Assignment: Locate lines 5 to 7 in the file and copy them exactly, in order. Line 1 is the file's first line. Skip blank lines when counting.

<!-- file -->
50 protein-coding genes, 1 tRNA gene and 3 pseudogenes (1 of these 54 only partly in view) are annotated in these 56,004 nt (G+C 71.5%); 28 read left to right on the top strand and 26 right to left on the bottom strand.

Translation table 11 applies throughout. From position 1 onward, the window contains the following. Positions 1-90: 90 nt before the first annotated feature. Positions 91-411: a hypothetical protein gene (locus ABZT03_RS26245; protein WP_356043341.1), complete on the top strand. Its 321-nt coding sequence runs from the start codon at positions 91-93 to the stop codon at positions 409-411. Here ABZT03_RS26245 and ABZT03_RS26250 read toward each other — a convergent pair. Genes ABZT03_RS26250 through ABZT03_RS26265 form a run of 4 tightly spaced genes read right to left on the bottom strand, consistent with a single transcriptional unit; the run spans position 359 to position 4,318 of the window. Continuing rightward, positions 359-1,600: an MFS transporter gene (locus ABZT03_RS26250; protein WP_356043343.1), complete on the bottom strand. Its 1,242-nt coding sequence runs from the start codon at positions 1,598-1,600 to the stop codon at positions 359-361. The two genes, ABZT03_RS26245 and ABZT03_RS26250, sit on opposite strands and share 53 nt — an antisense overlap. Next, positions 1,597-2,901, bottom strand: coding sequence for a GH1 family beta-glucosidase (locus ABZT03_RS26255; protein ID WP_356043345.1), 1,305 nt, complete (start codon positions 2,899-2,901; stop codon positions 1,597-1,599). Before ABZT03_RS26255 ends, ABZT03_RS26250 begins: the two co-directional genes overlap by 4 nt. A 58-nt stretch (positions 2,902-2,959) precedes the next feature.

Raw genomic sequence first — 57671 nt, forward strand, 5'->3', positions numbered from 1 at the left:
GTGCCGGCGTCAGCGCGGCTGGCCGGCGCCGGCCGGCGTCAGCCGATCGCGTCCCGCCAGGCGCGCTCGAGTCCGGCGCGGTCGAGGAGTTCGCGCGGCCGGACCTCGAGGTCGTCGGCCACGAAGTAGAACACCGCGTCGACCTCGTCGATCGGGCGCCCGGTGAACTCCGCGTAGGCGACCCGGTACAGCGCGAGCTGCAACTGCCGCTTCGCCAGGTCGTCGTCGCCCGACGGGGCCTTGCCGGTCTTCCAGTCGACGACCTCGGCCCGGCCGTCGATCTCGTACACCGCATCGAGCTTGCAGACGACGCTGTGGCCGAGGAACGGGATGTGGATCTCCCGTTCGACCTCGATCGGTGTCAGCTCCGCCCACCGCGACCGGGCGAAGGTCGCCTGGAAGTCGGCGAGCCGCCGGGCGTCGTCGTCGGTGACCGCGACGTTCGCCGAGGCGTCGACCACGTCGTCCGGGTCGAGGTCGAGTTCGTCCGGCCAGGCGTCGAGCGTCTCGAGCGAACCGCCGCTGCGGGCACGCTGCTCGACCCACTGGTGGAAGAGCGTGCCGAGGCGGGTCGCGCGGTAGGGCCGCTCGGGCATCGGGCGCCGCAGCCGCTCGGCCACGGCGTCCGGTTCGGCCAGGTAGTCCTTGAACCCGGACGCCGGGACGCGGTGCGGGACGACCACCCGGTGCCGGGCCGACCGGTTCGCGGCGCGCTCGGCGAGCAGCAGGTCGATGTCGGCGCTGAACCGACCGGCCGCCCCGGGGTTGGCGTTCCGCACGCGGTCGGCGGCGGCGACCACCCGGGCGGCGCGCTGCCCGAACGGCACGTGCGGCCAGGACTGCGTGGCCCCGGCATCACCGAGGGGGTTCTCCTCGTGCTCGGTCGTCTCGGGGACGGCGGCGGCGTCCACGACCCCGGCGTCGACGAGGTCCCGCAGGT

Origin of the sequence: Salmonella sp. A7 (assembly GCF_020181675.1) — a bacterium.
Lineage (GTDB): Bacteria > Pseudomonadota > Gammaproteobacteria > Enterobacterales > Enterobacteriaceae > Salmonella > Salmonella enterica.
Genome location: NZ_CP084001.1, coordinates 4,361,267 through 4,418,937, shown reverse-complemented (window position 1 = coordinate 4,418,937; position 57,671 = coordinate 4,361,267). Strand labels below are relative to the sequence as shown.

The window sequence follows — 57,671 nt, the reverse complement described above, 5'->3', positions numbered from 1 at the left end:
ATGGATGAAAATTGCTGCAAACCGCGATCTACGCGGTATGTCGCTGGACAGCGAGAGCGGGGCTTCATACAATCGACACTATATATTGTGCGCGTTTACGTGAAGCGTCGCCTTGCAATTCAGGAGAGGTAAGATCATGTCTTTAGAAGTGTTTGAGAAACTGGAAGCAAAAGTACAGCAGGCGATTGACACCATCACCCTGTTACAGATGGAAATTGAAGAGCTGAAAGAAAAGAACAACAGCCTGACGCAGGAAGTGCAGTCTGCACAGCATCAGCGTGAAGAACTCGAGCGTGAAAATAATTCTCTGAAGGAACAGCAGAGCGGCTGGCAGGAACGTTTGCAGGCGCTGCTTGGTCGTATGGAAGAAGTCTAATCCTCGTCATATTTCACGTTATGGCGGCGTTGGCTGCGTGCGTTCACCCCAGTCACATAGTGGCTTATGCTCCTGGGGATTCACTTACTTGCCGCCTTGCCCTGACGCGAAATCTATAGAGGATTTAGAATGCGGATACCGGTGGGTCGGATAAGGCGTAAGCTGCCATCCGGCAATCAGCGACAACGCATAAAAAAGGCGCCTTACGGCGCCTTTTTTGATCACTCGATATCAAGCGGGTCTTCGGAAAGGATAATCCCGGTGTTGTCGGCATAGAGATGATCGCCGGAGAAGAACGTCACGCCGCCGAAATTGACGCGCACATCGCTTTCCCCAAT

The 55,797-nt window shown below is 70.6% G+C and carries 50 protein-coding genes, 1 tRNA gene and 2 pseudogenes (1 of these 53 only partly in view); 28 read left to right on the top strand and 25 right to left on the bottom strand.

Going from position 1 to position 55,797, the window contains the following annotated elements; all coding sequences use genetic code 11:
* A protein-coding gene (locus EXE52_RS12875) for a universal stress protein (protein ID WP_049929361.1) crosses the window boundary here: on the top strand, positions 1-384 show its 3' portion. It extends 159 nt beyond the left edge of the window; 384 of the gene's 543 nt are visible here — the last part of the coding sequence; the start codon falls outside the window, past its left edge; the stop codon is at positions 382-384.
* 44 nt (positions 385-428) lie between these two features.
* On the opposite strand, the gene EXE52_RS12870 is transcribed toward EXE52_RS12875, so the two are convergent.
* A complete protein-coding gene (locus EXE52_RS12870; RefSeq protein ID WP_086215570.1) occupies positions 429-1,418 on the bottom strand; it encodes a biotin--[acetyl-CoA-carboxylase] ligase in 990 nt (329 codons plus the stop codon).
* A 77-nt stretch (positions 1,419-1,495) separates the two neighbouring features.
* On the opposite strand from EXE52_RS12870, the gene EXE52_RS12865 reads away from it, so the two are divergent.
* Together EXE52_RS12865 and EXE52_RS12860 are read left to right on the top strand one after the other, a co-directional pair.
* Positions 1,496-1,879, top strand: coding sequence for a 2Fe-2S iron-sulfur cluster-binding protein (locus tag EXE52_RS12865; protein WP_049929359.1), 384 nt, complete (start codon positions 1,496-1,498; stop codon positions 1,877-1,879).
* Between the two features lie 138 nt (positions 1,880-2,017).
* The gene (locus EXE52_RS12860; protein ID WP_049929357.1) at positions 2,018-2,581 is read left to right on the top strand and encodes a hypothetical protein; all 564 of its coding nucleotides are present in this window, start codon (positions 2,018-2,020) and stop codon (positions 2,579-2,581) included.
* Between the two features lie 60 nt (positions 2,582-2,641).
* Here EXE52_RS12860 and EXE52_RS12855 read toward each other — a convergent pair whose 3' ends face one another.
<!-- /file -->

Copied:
Origin of the sequence: Salmonella sp. A7 (assembly GCF_020181675.1) — a bacterium.
Lineage (GTDB): Bacteria > Pseudomonadota > Gammaproteobacteria > Enterobacterales > Enterobacteriaceae > Salmonella > Salmonella enterica.
Genome location: NZ_CP084001.1, coordinates 4,361,267 through 4,418,937, shown reverse-complemented (window position 1 = coordinate 4,418,937; position 57,671 = coordinate 4,361,267). Strand labels below are relative to the sequence as shown.